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How did we lose ‘The Magic of Gandhi’?

V. KALYANAM

The erosion of values and ideals is the tragedy of post-independent India



If only Gandhiji had not been assassinated on January 30, 1948, barely 5-1/2 months of our attaining freedom, he would have seen to it that we created a polity founded on the edifice of truth, non-violence, fraternal brotherhood, equity and natural justice for one and all in India. The motto of “Satyameva Jayate” accepted and inscribed by Government of India on its official seal would not have remained a dead and lifeless letter on seals of office if only we have the good fortune of having Gandhiji at the highest levels of our governance, invested with supreme authority to give final directions on every national issue.

On the eve of our independence on August 15, 1947, there were wide-spread Hindu-Muslim communal riots in different parts of northern India and more particularly in Bengal, Bihar and Orissa. It is a fact of history that after the massacres in Calcutta on Direct Action Day in August 1946, Gandhiji rushed there carrying his weapons of truth and non-violence. Both Muslims and Hindus came together and laid down their arms before Gandhiji. His spiritual and moral influence rose to supreme heights on that occasion and created a total climate of public peace and tranquillity. Later in the beginning of 1947, when communal riots again erupted in Noakhali district of undivided Bengal, Gandhiji rushed to Bengal, holding aloft his torch of truth, universal love and non-violence.

Lord Mountbatten, Viceroy of India, sent a message to Gandhiji to this effect: “In Punjab we have half a million soldiers and there is no public peace and tranquillity. In east Bengal, we have a one-man boundary force and there is total public tranquillity. In a telegram to his Majesty’s Government in Great Britain, he referred to ‘The Magic of Gandhi’.

Lack of collective will

Soon after Independence, Gandhiji categorically said the Congress Party had outlived its utility and should be wound up. He was of the view that a new body called Lok Sevak Sangh be formed and this new organisation must be converted into an effective instrument of selfless national governance with the full and willing participation of all the people of India. This sane and judicious advice was not heeded at all by men in authority in the Congress Party.

The tragedy of post-independent India is that we have lost our sensitivity to and sensibility towards the quality of life and become oblivious of the sense of values that should enrich and sustain it. All right thinking people in India are fully aware of the many things which are going wrong in India today.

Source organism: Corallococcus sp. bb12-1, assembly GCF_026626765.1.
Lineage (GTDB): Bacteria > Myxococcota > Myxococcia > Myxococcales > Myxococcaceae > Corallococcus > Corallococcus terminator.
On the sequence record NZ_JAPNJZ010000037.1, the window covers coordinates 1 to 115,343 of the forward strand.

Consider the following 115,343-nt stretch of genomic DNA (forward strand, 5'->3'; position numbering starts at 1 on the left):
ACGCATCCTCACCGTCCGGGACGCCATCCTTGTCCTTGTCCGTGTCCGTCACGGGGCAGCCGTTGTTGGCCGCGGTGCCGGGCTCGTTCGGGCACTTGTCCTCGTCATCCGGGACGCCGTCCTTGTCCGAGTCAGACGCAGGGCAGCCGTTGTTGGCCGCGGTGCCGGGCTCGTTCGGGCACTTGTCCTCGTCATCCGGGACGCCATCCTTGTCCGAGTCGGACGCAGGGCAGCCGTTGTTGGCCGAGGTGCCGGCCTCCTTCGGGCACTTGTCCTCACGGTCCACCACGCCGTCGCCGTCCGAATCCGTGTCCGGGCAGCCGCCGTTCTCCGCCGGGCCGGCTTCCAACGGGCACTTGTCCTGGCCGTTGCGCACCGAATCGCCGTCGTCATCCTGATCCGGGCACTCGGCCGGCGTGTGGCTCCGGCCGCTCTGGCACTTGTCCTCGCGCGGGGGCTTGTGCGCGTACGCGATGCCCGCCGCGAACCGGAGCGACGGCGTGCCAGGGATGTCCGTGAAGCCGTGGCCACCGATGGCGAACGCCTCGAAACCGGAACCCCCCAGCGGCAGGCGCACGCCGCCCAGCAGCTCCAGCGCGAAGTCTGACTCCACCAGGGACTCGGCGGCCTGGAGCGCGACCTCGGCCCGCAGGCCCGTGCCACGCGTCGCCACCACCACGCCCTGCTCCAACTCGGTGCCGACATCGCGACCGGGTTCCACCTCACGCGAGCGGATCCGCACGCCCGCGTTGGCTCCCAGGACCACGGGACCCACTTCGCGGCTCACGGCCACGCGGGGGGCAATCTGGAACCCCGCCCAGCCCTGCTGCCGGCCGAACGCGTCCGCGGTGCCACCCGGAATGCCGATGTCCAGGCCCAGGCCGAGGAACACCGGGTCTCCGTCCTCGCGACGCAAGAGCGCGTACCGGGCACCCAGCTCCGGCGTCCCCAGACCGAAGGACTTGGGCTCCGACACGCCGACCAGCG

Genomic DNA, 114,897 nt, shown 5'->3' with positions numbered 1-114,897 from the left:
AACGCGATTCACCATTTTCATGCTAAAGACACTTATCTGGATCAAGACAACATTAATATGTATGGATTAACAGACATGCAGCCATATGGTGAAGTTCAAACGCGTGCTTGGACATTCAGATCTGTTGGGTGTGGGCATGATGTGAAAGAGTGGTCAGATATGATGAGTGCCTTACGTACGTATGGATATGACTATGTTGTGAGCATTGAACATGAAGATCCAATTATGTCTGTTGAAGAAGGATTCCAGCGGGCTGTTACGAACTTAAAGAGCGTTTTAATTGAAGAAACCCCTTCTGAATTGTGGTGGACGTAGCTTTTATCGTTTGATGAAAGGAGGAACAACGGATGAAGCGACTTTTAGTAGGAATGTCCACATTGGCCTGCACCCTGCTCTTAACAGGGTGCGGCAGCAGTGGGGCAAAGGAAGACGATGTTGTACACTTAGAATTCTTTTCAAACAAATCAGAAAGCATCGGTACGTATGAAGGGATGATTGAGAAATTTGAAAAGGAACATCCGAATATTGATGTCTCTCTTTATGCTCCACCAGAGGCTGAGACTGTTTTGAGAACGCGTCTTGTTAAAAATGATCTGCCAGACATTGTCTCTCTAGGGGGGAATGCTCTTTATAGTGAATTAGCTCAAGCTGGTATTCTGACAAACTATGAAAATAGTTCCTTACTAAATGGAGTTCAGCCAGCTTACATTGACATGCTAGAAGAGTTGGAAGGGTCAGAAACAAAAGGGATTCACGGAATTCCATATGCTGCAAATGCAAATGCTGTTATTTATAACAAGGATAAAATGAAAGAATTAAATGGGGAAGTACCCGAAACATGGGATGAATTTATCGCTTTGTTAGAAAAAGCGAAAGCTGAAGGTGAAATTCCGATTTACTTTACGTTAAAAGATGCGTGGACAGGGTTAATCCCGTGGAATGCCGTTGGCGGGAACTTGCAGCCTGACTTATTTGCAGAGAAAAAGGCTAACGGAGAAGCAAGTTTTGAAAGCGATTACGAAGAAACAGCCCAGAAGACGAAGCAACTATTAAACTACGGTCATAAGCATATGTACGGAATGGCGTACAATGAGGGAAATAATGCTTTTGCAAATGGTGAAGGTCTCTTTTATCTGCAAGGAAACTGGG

We have a large number of educated, highly specialised and capable men in our country today. But they are all working in an uncoordinated and directionless manner, without being inspired by a larger vision and animated by a larger purpose.

Growing indiscipline everywhere and at all levels, a complete erosion of all cultural, ethical, moral and religious values, the ever rising tide of communalism, regionalism, casteism and linguistic chauvinism, Himalayan corruption eating into the vitals of national life, a total want of inspiring and enlightened leadership in all fields of national endeavour and finally a mounting wave of violence in all parts of India — these and other destabilising, disturbing and disintegrating factors have raised doubts in many responsible quarters in India and abroad about the very survival of India as a nation.

The disaster in the midst of which we are living today is a disaster in the character of men. It is a catastrophe of the soul of a whole generation which has forgotten, has lost and has renounced the imperative and indispensable virtues of laborious, heroic and honourable men.To these virtues we have to return in the ordeal through which we are now passing or all that still remains will be lost and all that we attempt, in order to defend it will be in vain.

We shall have to turn from soft vices to stern virtues remembering that the hard way is the only enduring way. The associates of Gandhiji who came to occupy high and eminent positions in India’s public life after Independence gave a death blow to the ideals of Gandhi for which he lived and for which he finally died a martyr.

The ideals of truth, selfless service, unquenchable patriotism and maintenance of national unity at all costs — were given a go-by after our Independence by Congressmen who held office, barring a select few like Rajaji, Dr. Rajendra Prasad, Sardar Patel, Maulana Azad, Rafi Ahmed Kidwai, Gulzari Lal Nanda, and Lal Bahadur Shastri. We hear of many scams involving ministers, bureaucrats and our elected representatives. Could all these have happened had men of righteousness been in charge of the country’s affairs all these years?

(The writer was Personal Secretary to Mahatma Gandhi)



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